This point has been already raised in an answer to a previous question but has not received any attention. So would like to pick it up again.
I have two grammar books containing examples with "dont" and numbers which do not state this requirement for "qui". For brevity I will just cite one of them:
"Grammaire Progressive du Français B1 B2", 2019, p.116:"Ils ont trois grands enfants dont deux sont médecins."
So my assumption is that "qui" is not required, if the "number" is the subject of the next sentence.
In my understanding, both versions are possible with the first one being a bit less formal:Ils ont trois grands enfants dont deux sont médecins.Ils ont trois grands enfants dont deux qui sont médecins.
And there is an even more concise version:
Ils ont trois grands enfants dont deux médecins.
I think the above link may offer further explanation.
Are required in French, though they are sometimes optional in English"
I have copied the above for further clarification from that link -- I hope that this may clarify the
grammar for you.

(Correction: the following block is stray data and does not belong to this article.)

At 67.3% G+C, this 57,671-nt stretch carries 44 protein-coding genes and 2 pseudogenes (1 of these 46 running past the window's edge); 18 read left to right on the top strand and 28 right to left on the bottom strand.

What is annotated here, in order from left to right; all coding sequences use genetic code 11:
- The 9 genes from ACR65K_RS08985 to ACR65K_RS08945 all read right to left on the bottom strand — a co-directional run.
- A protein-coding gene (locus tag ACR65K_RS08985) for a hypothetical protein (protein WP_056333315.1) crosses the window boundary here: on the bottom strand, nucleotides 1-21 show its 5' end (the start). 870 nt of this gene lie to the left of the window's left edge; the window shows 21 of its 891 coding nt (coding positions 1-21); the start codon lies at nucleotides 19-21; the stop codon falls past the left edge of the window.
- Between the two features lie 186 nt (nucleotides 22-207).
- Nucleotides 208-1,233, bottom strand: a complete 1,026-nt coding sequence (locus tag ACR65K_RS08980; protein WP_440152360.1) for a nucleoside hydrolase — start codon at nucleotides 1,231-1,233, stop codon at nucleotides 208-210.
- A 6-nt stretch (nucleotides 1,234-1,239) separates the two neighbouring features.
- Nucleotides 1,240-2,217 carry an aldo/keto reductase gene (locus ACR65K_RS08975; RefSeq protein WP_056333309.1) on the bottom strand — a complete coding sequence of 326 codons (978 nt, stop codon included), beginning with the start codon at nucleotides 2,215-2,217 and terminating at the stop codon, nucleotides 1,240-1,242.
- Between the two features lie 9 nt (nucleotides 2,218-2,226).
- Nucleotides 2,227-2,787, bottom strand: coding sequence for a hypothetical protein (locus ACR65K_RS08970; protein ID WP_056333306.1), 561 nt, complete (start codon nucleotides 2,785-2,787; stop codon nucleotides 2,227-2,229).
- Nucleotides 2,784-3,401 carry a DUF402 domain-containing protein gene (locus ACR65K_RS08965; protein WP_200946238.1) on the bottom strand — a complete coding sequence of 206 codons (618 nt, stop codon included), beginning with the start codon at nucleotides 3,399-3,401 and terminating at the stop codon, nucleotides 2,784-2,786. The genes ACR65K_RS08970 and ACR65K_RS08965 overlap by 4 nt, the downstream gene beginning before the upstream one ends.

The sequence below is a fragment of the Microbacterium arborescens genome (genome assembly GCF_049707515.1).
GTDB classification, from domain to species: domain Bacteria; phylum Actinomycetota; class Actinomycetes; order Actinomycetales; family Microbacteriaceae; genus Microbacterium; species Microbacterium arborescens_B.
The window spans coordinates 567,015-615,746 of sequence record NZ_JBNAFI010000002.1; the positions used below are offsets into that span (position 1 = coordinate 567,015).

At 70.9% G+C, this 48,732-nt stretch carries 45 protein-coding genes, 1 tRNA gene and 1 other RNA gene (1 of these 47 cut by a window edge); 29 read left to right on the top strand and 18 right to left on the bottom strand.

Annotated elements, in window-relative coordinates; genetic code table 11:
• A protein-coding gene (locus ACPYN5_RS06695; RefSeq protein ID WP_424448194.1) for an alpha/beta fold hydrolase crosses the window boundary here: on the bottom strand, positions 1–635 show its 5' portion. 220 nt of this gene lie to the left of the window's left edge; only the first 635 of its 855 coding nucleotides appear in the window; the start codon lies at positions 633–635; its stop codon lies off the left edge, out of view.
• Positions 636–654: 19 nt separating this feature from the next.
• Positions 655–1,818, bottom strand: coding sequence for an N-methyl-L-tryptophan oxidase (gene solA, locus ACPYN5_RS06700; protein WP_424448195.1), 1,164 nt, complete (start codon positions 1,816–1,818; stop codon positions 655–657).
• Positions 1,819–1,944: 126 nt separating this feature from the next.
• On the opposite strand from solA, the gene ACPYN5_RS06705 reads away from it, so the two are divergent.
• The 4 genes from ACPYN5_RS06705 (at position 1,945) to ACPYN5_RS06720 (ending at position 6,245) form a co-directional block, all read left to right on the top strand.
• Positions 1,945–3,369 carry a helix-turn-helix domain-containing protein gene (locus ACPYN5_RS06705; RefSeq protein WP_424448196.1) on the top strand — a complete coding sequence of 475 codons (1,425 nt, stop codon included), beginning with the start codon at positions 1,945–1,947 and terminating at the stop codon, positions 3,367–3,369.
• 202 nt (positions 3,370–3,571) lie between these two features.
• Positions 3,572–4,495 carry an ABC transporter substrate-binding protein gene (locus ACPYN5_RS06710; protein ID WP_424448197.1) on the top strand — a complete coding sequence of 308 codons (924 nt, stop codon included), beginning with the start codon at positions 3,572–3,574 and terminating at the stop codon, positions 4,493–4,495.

@Jim @Chris: Thank you for taking the time to answer!
@Jim: The linked page does not help answer my question. Also, I am not reasoning by comparison with English but with examples from other French grammar books that contradict what is stated here as a rule.
@Chris: After now also doing some googling texts from French newspapers, it really seems like both versions even with other verbs than être can be used (e.g. "Ils ont trois grands enfants, dont deux habitent à Paris."). I would be curious, if you have any reference about the version with "qui" being more formal.
No, I don't have any reference for that except that over the years it's acquired this flavor by assimilation. This can only be decided definitively by a French native speaker.
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